Jo Anne Embleton
Jacksonville Daily Progress
October is National Bullying Prevention Month, but at Jacksonville public schools, the district is focused on awareness throughout the year as it enforces programs for students and faculty that meet state and federal standards.
Dr. Leslie Brinkman George, district director of special and alternative education, said that “making sure there is an awareness is very important to us.”
“We've always addressed (harassment and bullying), but it was done differently at each of the campuses, so this year we wanted to make sure we were covering (policy uniformly) throughout the district. We wanted to make it comprehensive and consistent,” she said.
According to the Texas Education Agency website, “bullying is an aggressive behavior that involves unwanted, negative actions” directed toward someone, involving “an imbalance of power or strength.”
With the advent of social media, harassment is taken into cyber-space when “information and communication technologies (are used) to support deliberate, repeated and hostile behavior by an individual or group that is intended to harm others,” the website states.
The Texas Education Code requires under the Student Code of Conduct Chapter 37, that every district has a local policy in place that prohibits bullying and harassment and ensures that district employees enforce policy. The code also requires that districts provide grade-level appropriate methods and options for managing students in the classroom and on school grounds, disciplining students and preventing/intervening in student discipline problems including bullying, harassment and making hit lists, according to the TEA website.
In a separate section of the code, parents are given the opportunity to transfer their child to another campus if it has been determined that the child has been bullied.
Anti-bullying programs are important to the educational system because “we want the kids to feel comfortable coming to school,” Dr. George said. “We don't want them to begin isolating themselves, but we want them to feel safe at school. Because when they're comfortable, they're then able to learn more.
At East Side Elementary, Principal Holly Cargill said the school's counselor presents anti-bullying lessons to every class.
“We also participate in a program called 'Bully Alert,' (which) is played over announcements at least two times a week. There are presented with social stories as well as steps to take to report the incident to adults,” Cargill said.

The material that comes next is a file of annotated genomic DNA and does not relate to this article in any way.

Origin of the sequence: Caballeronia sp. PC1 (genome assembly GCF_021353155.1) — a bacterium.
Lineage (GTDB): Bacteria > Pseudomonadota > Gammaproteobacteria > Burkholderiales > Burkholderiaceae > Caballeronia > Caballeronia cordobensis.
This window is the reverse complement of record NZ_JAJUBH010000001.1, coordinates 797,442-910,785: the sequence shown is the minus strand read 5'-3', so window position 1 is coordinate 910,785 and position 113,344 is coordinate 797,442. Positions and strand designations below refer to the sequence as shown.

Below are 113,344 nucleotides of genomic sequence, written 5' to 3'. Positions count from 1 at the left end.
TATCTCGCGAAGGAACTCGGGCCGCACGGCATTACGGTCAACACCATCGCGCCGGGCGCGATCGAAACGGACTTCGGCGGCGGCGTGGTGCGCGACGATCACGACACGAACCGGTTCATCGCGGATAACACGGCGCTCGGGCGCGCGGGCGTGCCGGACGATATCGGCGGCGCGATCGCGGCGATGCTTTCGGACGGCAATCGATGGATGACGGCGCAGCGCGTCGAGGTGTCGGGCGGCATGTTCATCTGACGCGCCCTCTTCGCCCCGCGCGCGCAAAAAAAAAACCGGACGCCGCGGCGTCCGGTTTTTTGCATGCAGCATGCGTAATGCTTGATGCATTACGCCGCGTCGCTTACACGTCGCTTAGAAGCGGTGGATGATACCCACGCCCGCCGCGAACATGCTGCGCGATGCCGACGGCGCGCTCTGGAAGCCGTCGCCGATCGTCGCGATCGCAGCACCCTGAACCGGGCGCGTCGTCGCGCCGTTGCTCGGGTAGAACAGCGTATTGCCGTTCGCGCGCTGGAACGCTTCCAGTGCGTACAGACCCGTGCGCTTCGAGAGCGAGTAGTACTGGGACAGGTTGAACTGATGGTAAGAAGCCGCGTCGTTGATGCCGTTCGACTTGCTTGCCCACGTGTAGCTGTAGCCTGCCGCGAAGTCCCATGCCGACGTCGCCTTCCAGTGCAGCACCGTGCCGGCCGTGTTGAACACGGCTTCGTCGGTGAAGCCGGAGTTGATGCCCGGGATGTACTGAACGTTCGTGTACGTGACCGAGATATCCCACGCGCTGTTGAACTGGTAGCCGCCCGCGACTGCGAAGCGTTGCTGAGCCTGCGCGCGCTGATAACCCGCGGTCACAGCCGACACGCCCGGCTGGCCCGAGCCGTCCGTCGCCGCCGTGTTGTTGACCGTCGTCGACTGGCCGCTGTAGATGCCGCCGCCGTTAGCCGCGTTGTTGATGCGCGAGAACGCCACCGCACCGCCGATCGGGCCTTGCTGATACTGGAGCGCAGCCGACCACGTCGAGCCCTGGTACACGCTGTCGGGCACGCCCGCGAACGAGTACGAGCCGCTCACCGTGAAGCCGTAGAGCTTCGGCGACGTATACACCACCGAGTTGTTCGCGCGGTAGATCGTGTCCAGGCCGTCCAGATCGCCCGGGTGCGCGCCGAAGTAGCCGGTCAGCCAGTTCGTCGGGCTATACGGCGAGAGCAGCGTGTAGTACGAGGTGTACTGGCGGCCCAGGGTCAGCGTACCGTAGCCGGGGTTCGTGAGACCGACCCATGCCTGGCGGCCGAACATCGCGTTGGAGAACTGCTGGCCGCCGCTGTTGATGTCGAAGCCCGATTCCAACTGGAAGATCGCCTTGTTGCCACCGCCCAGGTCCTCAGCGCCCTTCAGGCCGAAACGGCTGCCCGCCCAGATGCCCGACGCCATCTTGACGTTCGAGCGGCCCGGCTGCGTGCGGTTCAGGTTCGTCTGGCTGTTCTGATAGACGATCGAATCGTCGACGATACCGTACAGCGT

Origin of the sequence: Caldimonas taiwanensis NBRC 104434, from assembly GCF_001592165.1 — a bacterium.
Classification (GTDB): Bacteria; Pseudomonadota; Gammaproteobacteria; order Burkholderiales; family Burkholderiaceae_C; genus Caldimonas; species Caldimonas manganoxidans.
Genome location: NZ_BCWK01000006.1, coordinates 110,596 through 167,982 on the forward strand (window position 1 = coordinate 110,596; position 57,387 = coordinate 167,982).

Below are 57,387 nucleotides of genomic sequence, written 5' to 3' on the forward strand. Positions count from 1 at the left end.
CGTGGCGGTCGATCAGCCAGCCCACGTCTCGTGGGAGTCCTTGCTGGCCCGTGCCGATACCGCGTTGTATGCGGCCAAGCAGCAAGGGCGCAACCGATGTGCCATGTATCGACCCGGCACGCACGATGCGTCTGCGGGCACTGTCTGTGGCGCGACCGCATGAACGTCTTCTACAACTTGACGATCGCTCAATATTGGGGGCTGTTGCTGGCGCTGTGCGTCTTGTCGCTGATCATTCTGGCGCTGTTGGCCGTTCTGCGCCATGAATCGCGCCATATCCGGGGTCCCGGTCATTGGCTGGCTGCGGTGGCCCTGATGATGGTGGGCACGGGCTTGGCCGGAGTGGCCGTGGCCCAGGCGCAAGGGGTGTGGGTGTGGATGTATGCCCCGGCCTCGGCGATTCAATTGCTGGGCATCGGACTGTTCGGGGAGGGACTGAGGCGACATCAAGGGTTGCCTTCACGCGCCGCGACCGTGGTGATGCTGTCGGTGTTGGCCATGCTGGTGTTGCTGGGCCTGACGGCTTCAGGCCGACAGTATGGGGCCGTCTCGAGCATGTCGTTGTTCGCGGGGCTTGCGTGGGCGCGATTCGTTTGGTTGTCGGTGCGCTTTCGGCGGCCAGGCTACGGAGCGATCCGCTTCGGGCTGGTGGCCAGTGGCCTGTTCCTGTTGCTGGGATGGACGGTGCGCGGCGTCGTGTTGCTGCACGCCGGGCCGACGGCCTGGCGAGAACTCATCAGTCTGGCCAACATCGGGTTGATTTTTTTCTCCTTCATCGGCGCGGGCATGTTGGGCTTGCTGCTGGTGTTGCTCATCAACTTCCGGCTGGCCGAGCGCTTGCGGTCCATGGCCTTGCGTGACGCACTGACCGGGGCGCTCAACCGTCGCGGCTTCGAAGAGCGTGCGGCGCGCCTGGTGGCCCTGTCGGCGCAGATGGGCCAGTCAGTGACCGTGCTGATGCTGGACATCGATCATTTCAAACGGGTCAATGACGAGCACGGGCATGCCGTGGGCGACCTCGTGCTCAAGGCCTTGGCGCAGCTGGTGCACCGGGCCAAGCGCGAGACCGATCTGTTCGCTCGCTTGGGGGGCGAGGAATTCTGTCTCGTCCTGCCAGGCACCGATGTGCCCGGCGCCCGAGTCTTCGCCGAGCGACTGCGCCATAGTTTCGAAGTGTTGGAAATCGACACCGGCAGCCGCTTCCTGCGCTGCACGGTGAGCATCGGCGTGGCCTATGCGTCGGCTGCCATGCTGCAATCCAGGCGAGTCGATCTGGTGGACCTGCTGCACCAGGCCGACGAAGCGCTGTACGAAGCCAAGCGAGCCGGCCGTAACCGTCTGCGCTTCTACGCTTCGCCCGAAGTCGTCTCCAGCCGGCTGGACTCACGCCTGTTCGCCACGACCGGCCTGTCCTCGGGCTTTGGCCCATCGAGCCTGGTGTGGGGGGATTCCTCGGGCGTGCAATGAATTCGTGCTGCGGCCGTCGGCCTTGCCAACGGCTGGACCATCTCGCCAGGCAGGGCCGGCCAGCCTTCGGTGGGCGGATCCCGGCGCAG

These announcements, she added, “have made students more aware of bullying behaviors, of ways to report bullying situations, as well as becoming a voice to speak for victims. It has increased their knowledge on the subject (and) we feel the program has enabled students to feel more free to report and discuss bullying issues with adults.”
Across town, at Nichols Intermediate School, “students have taken on the challenge of making their school bully-free” in observance of Bullying Prevention Month, said counselor Carrie Mauldin.
The school has adopted a program that implements positive character traits into students' lives through lessons and talks.
“Each six weeks we learn about a positive character trait,” which has helped children pick up on negative behaviors that could hurt others, she said. “This year the students are encouraged to identify positive character traits in their peers throughout the day. It's early in the year now, but with the progress students have made so far, identifying good character traits in one another and helping each other, we anticipate bullying to decrease.”
The upshot is, through the programs implemented at the different campuses, students are “more aware of what to do, of what not to do, who to report to and where to go for help,” Dr. George said.
On Wednesday, Weldon Floyd, a regional information technology specialist from the Texas A&M AgriLife Extension Service, will talk to middle school students about cyber-bullying as part of the school's observation of National Unity Day.